This diagram shows that opinions of men and women regarding an amount of children are different a little. However, since an average age of surveyed men and women is 42 years it is possible to say that we deal with well-organized families with the sufficient number of children. Therefore, owing to their age, most men (71.2%) and women (73%) gave the negative answer to the question: «Do you want to have any more children?» (Figure 6), and only 27 percent of women are ready to give birth again.

Fig. 6

Marriage age (nubility)

An important indicator of women’s status is the marriage age, since it is closely related to their reproductive ability. Both mothers and children undergo the high risk of death if a mother is too young (younger than 20 years) or relatively old (35 years and older). Figure 7 shows that 43 percent of women get married at the age under 20, and 34 percent of women at the age of 20 to 22. As a result, there are problems of early marriage, short intervals between childbirths (less than 2 years), and numerous childbirths (5 and more times). At the same time, men create their families mainly at the age of 20 to 25 (37.9 and 22.9 percent accordingly). In this age, men are ready, physically and morally, to create their family and to have children. By the time of marriage, they acquire a profession and are able to endow their families. However, there are a rather high percentage (28.7%) of early marriages of men.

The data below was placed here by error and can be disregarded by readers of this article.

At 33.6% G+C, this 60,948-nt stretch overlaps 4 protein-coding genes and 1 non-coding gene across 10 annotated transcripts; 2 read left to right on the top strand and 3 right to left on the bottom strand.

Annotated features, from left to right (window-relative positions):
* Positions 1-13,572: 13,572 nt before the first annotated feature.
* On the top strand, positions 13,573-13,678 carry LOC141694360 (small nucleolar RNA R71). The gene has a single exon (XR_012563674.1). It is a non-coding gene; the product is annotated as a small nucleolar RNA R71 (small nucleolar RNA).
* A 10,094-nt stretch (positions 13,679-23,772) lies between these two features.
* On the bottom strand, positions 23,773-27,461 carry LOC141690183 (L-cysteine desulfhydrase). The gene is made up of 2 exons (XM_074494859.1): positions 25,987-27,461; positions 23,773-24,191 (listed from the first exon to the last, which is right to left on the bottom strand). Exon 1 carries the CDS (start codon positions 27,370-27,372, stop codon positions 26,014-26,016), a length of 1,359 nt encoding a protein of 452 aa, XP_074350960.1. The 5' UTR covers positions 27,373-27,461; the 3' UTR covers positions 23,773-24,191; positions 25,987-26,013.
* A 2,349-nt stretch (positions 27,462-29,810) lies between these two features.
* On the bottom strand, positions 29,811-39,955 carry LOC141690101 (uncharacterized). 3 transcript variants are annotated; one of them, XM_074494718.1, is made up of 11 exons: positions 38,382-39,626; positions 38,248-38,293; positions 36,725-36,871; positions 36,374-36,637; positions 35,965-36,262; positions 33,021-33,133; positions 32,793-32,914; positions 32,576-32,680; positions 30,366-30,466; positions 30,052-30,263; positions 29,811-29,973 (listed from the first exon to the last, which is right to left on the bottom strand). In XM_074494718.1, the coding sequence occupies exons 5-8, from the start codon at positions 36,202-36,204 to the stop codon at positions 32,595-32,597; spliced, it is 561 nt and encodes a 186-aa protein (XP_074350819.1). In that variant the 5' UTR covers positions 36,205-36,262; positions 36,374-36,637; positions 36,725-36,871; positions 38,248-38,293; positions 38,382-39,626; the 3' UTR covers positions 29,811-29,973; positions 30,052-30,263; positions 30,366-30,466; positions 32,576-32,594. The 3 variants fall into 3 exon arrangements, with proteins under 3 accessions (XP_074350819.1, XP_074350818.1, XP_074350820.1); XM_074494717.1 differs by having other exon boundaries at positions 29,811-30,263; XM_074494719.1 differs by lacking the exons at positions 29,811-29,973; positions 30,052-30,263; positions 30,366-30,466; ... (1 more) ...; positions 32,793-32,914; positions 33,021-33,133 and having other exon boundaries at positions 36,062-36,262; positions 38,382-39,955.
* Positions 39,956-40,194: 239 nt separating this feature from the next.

Fig. 7

Economic aspects

Forming the rural family’s budget

According to selected data, main sources of households’ income (Figure 8) are the following:

  • personal garden plots;
  • labor at a permanent place of employment or temporary work for a wage, by one or all capable members of a family;
  • state funds allocated to specific social groups of the population in the form of pensions, benefits, grants etc.; and
  • secondary employment

Fig. 8

Other sources of income do not play an essential role in the family budget. Main sources of income of rural residents in surveyed villages in Turkmenistan are the following: income generated on personal garden plots (42.3%) and wage works (36.5%). In this case, income generated on personal garden plots implies money resulting from sale of vegetables and fruit grown on as well as resulting from raising livestock and poultry in their households. With respect to income at a permanent place of employment, this is the income, which rural residents have owing to activity on the rented cropland and fattening livestock. The favorable conditions for developing cattle breeding are established in Turkmenistan. Exemption of taxes for keeping of livestock and poultry and transfer of most livestock to the long-term leasing promoted stable and efficient development of this important sector of economy. Most rural women work in textile industry, one of rapidly developing sectors of national economy, or in kindergartens, hospitals, and schools.